In lieu of an abstract, here is a brief excerpt of the content:

MLN 118.4 (2003) 1105-1106



[Access article in PDF]
Susan Broomhall. Women and the Book Trade in Sixteenth-Century France. Series: Women and gender in the early modern world. Aldershot, England and Burlington, VT: Ashgate Publishing Ltd., 2002. viii + 282 pages. ISBN 0 7546 0671 6.

While there are many scholarly studies on the illustrious women writers of sixteenth-century France, women such as Marguerite de Navarre and Louise Labé, a detailed examination of all aspects of female literary participation in this period is a welcome addition to both literary and gender studies, as well as to book trade history. Susan Broomhall's recent publication offers an in-depth analysis of women not only as authors, but also as readers, printers, editors, patrons, scribes, collectors, and translators. While previous studies of female writers have tended to concentrate on the content of women's writing, Broomhall sets herself the task of examining the context and conditions of female literary participation.

The strength of this study lies in its breadth. While admitting that the vast majority of the women who participated in literary and publishing activities belonged to a small literate minority, nevertheless Broomhall opens up this small community to show women of many different backgrounds, in many different roles. In fact, the title of the book, "women in the book trade," is a bit disingenuous; Broomhall treats all aspects of publication culture, not simply the commercial realm of the book trade here.

Even the notion of "France," included in the title is a broad one, considering the tendency in many historical studies of this period to focus on Paris and on the French dialect that was spoken there. Broomhall however carefully includes provincial centers of textual production; Lyons, Rouen, and Provence in particular, providing a more complete geographical, linguistic, and cultural picture of sixteenth-century France.

Breadth is also demonstrated in her inclusion of both manuscript and print culture during this period, a transitional time beginning with the [End Page 1105] introduction of printing in France in 1470 and extending until the end of the following century. Broomhall nicely incorporates manuscript production, circulation, and appropriation into her study of the print culture which was slowly superceding hand production during this period, effectively confuting the facile distinction between a private manuscript culture and a public print culture. The same "gendered traditions" exist in both, according to the evidence of this study.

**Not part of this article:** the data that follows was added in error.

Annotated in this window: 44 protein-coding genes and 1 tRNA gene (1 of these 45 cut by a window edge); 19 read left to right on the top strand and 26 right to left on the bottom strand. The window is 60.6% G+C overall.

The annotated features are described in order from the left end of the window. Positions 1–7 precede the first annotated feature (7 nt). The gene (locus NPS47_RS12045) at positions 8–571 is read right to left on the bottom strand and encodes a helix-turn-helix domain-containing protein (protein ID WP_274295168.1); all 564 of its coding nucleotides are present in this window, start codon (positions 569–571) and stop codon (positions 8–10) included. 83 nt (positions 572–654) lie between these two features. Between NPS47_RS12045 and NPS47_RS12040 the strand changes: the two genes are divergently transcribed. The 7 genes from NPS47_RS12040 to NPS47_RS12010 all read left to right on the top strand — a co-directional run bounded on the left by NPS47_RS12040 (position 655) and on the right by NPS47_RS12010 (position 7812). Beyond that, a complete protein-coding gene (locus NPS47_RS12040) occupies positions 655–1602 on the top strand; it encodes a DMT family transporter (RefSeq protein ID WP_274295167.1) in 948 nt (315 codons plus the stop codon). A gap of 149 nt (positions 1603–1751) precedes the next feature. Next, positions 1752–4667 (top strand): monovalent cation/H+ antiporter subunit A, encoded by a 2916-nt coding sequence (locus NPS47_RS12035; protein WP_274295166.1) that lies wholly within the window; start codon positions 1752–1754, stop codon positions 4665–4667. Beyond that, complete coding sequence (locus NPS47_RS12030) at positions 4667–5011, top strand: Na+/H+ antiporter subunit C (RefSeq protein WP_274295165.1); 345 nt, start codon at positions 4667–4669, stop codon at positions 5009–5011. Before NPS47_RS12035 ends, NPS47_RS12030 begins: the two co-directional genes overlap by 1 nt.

Whatever the role a woman played in literary life—author, printer, translator, editor—and whatever her contribution—poetry, preface, conduct manual, political writing, translation—the most apt description of her place in textual culture is marginal. Broomhall includes interesting, but not surprising, statistics. Women's writings account for less than one percent of first editions printed in sixteenth-century France. And of this tiny percentage, more than half were editions of works not completely their own. This tiny percentage of textual production forms the archival background against which Broomhall writes. Her use of archival sources from the period is exceptional, and her wonderfully detailed appendix, where she lists "First or Significant Editions Containing Work by Women by Half-Decades, 1488-1599" is a valuable resource in and of itself. In addition though, her bibliography, including manuscript sources, primary printed sources, studies of individual women writers, microform sources, unpublished theses, and printed general sources is a veritable wealth of research resources.

One cannot escape the marginality though, and if the study falters in any respect it is in this restricted scope. While the archival sources are carefully quoted (and conveniently all translated into English), they represent such a tiny proportion of all sixteenth-century writing that one is left wondering about the other 99%. Perhaps a bit more context would have been helpful. What was the broader background against which this tiny minority of women were writing? What did their male contemporaries think of them and how did they view them? What were the visual images of women as authors or as participants in the book trade? What exactly was the historical development of the book trade and the book in the sixteenth century? While Broomhall...

pdf

Additional Information

ISSN
1080-6598
Print ISSN
0026-7910
Pages
pp. 1105-1106
Launched on MUSE
2003-09-24
Open Access
No
Back To Top

This website uses cookies to ensure you get the best experience on our website. Without cookies your experience may not be seamless.